Regardless of what you might think, the actions you take to make your Myspace page ugly are pretty sophisticated. Over time as consumer-created media engulfs the other kind, it’s possible that completely new norms develop around the notions of talent and artistic ability.
That’s one of the reasons why I dread the inevitable GeoCities-style shutdown of MySpace. Let’s face it, it’s only a matter of time. And when it does get shut down, we will forever lose a treasure trove of self-expression on a scale never seen before in the history of the planet. That’s so much more important than whether it’s ugly or not. As Phil wrote about the ugly and neglected fragments of Geocities:
GeoCities is an awful, ugly, decrepit mess. And this is why it will be sorely missed. It’s not only a fine example of the amateur web vernacular but much of it is an increasingly rare example of a period web vernacular. GeoCities sites show what normal, non-designer, people will create if given the tools available around the turn of the millennium.
Substitute MySpace for GeoCities and you get an idea of the loss we are facing.
Let’s not make the same mistake twice.
Thursday, April 28th, 2011
A blog devoted to sifting through the gems in the Geocities torrent. This is digital archeology.
Thursday, February 24th, 2011
Everything is worth preserving and protecting.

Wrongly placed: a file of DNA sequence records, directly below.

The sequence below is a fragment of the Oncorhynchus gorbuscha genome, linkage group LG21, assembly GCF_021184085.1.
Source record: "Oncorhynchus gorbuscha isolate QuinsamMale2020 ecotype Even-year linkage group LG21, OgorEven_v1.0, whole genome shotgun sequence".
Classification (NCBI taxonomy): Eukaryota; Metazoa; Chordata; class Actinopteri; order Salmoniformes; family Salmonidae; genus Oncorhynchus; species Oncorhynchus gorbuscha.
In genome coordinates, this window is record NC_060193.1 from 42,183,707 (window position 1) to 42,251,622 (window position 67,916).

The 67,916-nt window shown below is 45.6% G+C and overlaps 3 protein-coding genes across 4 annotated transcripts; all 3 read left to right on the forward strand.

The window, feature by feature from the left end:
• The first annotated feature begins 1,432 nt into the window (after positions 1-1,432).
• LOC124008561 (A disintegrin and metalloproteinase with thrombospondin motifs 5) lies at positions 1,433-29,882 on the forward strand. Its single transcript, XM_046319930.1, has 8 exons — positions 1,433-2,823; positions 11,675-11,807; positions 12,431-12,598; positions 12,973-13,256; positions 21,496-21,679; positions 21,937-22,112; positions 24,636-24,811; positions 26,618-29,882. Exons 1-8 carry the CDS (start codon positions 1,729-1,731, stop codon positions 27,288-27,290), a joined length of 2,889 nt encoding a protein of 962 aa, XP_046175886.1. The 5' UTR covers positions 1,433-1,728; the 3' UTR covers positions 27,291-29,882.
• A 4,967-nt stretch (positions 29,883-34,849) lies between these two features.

Thursday, February 3rd, 2011
Brilliant; just brilliant. Connor O’Brien remains skeptical about the abstract permanence of “the cloud.” The observations are sharp and the tone is spot-on.
If your only photo album is Facebook, ask yourself: since when did a gratis web service ever demonstrate giving a flying fuck about holding onto the past?
Monday, October 26th, 2009
Here lies what we could salvage from the ashes of GeoCities.
Tears in the rain
When I first heard that Yahoo were planning to bulldoze Geocities, I was livid. After I blogged in anger, I was taken to task for jumping the gun.
Give ‘em a chance, I was told.
They may yet do something to save all that history.
They did fuck all. They told Archive.org what URLs to spider and left it up to them to do the best they could with preserving internet history. Meanwhile, Jason Scott continued his crusade to save as much as he could:
This is fifteen years and decades of man-hours of work that you’re destroying, blowing away because it looks better on the bottom line.
We are losing a piece of internet history. We are losing the destinations of millions of inbound links. But most importantly we are losing people’s dreams and memories.
Geocities dies today. This is a bad day for the internet. This is a bad day for our collective culture. In my opinion, this is also a bad day for Yahoo. I, for one, will find it a lot harder to trust a company that finds this to be acceptable behaviour …despite the very cool and powerful APIs produced by the very smart and passionate developers within the same company.